Several years ago an Arkansas man named Kenny was diagnosed with muscular dystrophy. As a result his mother devoted her time and resources to his daily care. Eventually, she was diagnosed with cancer. Because she had little money and could not look after her son while undergoing cancer treatments, she placed her son, in his 40s, in a long-term care facility run by the State of Arkansas. Because he was largely immobile, Kenny remained in a hospital bed with an intercom he could use to contact the nurse’s station if he had any problems. Charts showed he was regularly fed, given water, and provided care. Everything seemed to be going well. Then one day Kenny’s ventilator tube connected through a hole in his throat somehow came detached. Gasping desperately for breath, he pushed the intercom button next to his bed and told the nurse down the hall there had been an accident. Then, he called a second time. It took the nursing staff 20 minutes to respond to Kenny’s plea for help. They found him unconscious, lying in his bed. He was taken to a hospital, where he later died.
Kenny’s mother lovingly cared for him for 17 years. Kenny lasted just 27 days in the state-run long-term care facility. Kenny Kendrick died because someone failed to take care of him. Kenny’s death was not the fault of any one person. The facility failed. Nurses testified that the facility was understaffed. In most cases, the facility would be sued, but because this particular facility was run by the State of Arkansas, his mother could not file a traditional lawsuit. She hired an attorney and filed a claim with the Arkansas Claims Commission that reviews injuries and deaths in state facilities. The commission decided that a fair settlement would be to provide $320,000 to Kenny’s estate. The Commission asked the Arkansas Legislature to give Lanelle $320,000 in noneconomic damages for wrongful death, pain and suffering, mental anguish, and negligence.
A legislative committee convened in Little Rock to review the case and authorize the $320,000. I attended the meeting to see what our pro-life lawmakers would do. I sat with Kenny’s mother and her attorney while lawyers for the State of Arkansas produced medical charts showing Kenny was well cared for. When they were done, the attorney for Kenny told the committee, “These same medical charts also show Kenny was given a snack, a drink of water, and dinner—after he died. Do you really think the medical charts are trustworthy?” The discussion should have ended there. Instead lawmakers began haggling about the quality of Kenny’s life and the amount of money the state had spent on his care. One asked about how much longer Kenny would have lived. One lawmaker advocated a settlement of $180,000. Another told me privately that he didn’t think the State should award the family any money at all. In the end, legislators voted to give Kenny’s mother and the rest of his family $250,000.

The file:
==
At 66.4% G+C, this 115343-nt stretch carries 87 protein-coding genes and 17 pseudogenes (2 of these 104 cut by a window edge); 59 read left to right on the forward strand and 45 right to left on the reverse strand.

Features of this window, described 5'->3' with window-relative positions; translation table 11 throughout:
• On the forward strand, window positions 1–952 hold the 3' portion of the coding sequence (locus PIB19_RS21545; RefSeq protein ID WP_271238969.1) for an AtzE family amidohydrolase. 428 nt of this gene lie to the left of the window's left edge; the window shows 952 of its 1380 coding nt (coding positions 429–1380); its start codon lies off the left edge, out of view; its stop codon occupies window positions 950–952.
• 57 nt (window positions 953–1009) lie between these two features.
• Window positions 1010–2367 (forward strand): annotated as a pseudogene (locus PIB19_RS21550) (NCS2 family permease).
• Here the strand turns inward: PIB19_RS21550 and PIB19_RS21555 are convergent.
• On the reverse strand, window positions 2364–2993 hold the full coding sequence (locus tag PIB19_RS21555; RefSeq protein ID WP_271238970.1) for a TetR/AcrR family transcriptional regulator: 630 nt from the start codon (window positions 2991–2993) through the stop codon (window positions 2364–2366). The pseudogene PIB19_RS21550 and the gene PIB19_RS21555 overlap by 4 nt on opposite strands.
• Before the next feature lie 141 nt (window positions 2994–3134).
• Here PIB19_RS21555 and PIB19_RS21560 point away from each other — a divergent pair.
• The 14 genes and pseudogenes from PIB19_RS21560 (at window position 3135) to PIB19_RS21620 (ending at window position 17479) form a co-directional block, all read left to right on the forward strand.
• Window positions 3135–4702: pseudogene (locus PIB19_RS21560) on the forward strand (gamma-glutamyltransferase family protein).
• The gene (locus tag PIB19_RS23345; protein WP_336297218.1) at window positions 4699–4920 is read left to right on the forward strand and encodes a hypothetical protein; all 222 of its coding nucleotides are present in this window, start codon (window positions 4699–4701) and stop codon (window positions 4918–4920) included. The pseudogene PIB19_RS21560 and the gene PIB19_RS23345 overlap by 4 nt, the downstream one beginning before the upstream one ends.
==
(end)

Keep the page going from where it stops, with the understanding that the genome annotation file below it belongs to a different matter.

It’s shameful the Arkansas Claims Commission thought $320,000 was all the state ought to owe for a clearly preventable death. Our lawmakers could have voted to give her much more. Instead they gave her less. That $250,000 does absolutely nothing to penalize the State of Arkansas or the facility that caused Kenny’s death. It doesn’t provide justice for his family. As far as I know, the facility where Kenny died hasn’t made any changes or been reprimanded in any way. For the State of Arkansas, Kenny’s tragic death might as well be a statistic, and the money it paid his mother is just part of the cost of doing business.
People like Kenny and his mother are part of the reason Family Council Action Committee has spent the past 15 years opposing proposals like Issue 1 that limit the amount of money people can collect when they or their loved ones are injured or killed due to negligence. Issue 1 will appear on the ballot this November and voters will decide whether or not to add it to the state constitution.
Imagine if Kenny had been in a privately owned nursing home instead of a state-owned facility. His family could have sued and held the nursing home accountable under current Arkansas law. However, if Issue 1 passes, that same private nursing home will be shielded because the legislature can declare medical charts like the ones falsified by the State inadmissible in court as evidence, and the cap on noneconomic damages will be $500,000 or less.